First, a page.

The Annals of Imperial Rome (Paperback)
Edward Gibbon wrote The Decline and Fall.... having only read the primary texts of the Roman historians, shunning modern commentaries as grist for his giant mill. To get a real sense of the Roman Empire, our mother-system, a million data points must pass before your eyes. A small handful of writers fulfill this need with Tacitus being one of the most commonly cited, as he had special access through his senatorial position to the Senate's records. The Annals... provides coverage of 14 - 68 AD, a perfect prelude to 69 AD, a truly awful year! This is stellar, exciting writing! Who excluded this from public school curriculum?— From Front Page Booklist 1
His last work, regarded by many as the greatest work of contemporary scholarship, Tacitus' The Annals of Imperial Rome recount with depth and insight the history of the Roman Empire during the first century A.D. This Penguin Classics edition is translated with an introduction by Michael Grant. Tacitus' Annals of Imperial Rome recount the major historical events from the years shortly before the death of Augustus up to the death of Nero in AD 68. With clarity and vivid intensity he describes the reign of terror under the corrupt Tiberius, the great fire of Rome during the time of Nero, and the wars, poisonings, scandals, conspiracies and murders that were part of imperial life. Despite his claim that the Annals were written objectively, Tacitus' account is sharply critical of the emperors' excesses and fearful for the future of Imperial Rome, while also filled with a longing for its past glories.
Michael Grant's translation vividly captures the emotional patriotism of Tacitus' moral tone, offset by a lucid understanding that Rome is doomed, and conveys with cinematic vigour the lives of the great Emperors who laid the foundations of modern Europe.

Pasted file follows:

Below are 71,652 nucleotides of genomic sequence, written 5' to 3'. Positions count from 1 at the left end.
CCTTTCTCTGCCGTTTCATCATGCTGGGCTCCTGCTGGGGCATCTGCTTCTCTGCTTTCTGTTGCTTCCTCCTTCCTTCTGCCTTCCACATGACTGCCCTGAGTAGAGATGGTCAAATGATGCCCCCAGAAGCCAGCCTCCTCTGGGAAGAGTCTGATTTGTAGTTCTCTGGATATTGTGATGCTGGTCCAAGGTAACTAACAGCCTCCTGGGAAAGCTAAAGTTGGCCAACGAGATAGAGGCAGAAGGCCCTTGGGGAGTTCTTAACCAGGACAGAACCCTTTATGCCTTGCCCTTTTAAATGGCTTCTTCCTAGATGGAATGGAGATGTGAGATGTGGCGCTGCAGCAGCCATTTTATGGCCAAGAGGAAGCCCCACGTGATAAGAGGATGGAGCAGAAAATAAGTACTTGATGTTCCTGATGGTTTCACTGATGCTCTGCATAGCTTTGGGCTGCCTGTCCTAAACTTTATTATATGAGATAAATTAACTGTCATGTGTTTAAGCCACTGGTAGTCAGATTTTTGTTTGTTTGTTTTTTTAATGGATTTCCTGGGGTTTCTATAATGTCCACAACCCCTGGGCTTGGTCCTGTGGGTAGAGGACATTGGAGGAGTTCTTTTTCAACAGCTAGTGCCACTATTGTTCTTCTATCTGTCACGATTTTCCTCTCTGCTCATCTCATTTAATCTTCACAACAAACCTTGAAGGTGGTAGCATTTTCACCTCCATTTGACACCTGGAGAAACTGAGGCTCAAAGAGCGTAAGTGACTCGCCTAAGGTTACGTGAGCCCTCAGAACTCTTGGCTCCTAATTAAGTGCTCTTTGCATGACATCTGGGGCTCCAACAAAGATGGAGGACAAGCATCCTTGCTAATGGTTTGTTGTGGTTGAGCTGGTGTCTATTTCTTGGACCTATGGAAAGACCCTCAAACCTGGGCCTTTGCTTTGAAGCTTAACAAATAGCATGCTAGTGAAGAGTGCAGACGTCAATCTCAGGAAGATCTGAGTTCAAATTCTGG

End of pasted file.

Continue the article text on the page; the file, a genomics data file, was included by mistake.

For more than seventy years, Penguin has been the leading publisher of classic literature in the English-speaking world. With more than 1,700 titles, Penguin Classics represents a global bookshelf of the best works throughout history and across genres and disciplines. Readers trust the series to provide authoritative texts enhanced by introductions and notes by distinguished scholars and contemporary authors, as well as up-to-date translations by award-winning translators.
About the Author
Tacitus studied rhetoric in Rome and rose to eminence as a pleader at the Roman Bar. In 77 he married the daughter of Agricola, conqueror of Britain, of whom he later wrote a biography. His other works includethe Germania and the Historiae.
Michael Grant's academic titles include Chancellor's Medallist and Fellow of Trinity College, Cambridge, and President of the Classical Association.